The Tanéo transit network in New Caledonia looks back on the first days of lockdown exit of the Coronavirus crisis


The New Caledonia was spared the COVID-19 outbreak, the Territory was the first to lift the general containment measures. Thus, the Tanéo transit network, operated by CARSUD (Transdev OUTRE-MER), was the first French network to implement a full resumption of its services.


As for all French territories, general containment was implemented in New Caledonia from mid-March. Measures to protect employees and passengers were then taken on the Tanéo transit network: reduction in the number of journeys, no sale of tickets on board, protection of drivers via their glass cabins against aggression, disinfection of buses every day, provision of gloves, masks and hydroalcoholic gel for employees, stopping ticket controls on board buses, etc. During this period of confinement, network ridership fell by around 80%.

New Caledonia experienced a very limited diffusion of COVID-19 on its territory (18 imported cases, without any local chain of contamination). After 4 weeks of confinement and 15 days without any new cases, lockdown exit was therefore implemented as of 20 April, under conditions that may appear to be less restrictive compared with what was announced for the rest of the French territory (no obligation to wear a mask on public transportation, no elimination of one seat out of two on regular lines but only for school transportation).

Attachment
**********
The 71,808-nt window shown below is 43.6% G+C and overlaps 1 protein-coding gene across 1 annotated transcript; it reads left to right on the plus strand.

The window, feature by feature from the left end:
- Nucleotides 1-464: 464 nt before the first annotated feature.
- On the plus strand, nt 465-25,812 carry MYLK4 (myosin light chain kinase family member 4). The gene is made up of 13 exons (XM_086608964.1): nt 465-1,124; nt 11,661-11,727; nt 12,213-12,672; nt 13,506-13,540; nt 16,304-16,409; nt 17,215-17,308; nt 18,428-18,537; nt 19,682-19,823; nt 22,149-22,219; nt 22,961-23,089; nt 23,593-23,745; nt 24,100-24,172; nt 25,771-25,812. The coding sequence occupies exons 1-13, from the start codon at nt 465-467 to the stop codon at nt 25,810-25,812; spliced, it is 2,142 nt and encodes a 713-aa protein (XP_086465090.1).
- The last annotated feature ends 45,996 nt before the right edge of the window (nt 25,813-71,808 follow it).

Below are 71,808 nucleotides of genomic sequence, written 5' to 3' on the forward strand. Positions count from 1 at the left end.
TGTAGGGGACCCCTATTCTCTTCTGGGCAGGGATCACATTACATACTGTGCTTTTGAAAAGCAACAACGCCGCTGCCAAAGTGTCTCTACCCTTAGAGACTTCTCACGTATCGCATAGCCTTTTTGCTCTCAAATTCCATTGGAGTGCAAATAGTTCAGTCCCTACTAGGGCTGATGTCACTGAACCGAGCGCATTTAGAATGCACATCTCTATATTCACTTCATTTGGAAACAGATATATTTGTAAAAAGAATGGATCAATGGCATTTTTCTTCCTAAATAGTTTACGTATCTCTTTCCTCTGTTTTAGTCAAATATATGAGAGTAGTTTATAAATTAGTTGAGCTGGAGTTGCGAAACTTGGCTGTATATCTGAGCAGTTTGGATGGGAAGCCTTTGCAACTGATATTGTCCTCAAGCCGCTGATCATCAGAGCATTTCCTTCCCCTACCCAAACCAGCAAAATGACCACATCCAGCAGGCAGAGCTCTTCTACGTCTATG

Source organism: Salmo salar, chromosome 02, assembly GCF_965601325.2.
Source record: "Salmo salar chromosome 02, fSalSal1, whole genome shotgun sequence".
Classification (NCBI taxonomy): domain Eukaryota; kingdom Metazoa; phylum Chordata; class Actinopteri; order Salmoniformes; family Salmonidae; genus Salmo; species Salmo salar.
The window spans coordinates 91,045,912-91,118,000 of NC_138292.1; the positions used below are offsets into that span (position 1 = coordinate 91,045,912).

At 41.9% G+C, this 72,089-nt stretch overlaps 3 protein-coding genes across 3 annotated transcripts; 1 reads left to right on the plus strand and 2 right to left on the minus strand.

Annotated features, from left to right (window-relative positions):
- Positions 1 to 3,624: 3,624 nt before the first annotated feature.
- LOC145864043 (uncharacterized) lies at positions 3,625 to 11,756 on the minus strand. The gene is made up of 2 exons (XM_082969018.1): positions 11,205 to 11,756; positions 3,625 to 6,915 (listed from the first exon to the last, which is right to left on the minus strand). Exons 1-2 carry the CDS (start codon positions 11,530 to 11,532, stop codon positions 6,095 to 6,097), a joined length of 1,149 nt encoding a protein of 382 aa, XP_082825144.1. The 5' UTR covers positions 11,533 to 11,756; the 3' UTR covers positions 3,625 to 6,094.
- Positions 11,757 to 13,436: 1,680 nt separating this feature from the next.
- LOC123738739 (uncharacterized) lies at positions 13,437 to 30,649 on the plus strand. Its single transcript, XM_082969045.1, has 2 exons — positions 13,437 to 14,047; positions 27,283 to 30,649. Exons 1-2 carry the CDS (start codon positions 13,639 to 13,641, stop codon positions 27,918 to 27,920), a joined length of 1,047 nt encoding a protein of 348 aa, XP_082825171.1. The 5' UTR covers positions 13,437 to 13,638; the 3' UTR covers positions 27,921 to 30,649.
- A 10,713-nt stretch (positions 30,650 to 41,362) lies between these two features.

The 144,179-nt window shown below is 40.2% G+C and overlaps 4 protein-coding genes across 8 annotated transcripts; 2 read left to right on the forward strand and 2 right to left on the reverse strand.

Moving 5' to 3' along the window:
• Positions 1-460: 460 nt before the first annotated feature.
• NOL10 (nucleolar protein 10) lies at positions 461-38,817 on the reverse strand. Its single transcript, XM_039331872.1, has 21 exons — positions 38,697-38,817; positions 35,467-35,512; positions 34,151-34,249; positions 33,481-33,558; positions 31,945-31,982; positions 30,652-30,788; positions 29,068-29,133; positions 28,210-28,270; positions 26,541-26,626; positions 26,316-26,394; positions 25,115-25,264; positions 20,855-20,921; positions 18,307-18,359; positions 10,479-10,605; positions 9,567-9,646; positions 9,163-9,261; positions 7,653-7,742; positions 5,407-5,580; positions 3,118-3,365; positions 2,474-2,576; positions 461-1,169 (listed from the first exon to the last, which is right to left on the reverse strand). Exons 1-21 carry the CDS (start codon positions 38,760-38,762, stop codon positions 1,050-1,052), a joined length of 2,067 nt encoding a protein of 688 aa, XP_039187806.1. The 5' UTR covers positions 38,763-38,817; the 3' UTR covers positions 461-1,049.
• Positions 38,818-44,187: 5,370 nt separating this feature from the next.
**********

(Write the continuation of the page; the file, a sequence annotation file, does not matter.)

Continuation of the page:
The subsidiary’s entire fleet was then put back into operation in order to provide a normal service. Certain protective measures were maintained (protection of drivers, no sale of tickets on board, daily disinfection of vehicles).

The sales branches were reopened, but with specific measures applied: regulation at the entrance by a security guard, queuing outside, floor markings to indicate safety distances, glass and protective equipment for agents at the counter.

Since May 4th, the local authorities have made it compulsory to wear masks in public transportation. It will therefore be implemented on the whole network and will be communicated in the vehicles.

From the first week, bus ridership has risen to 50% of what it was before the crisis. The lockdown exit therefore immediately led to a threefold increase in the number of passengers on the Tanéo network.


We are now drawing up a very reassuring assessment of the lockdown exit phase. The staff was present when the network was restored to normal operation, and passengers seemed relieved to return to their usual services. Today, a reflection is under way on the definitive abolition of the sale of tickets on board vehicles, which represented 80% of sales before the crisis.

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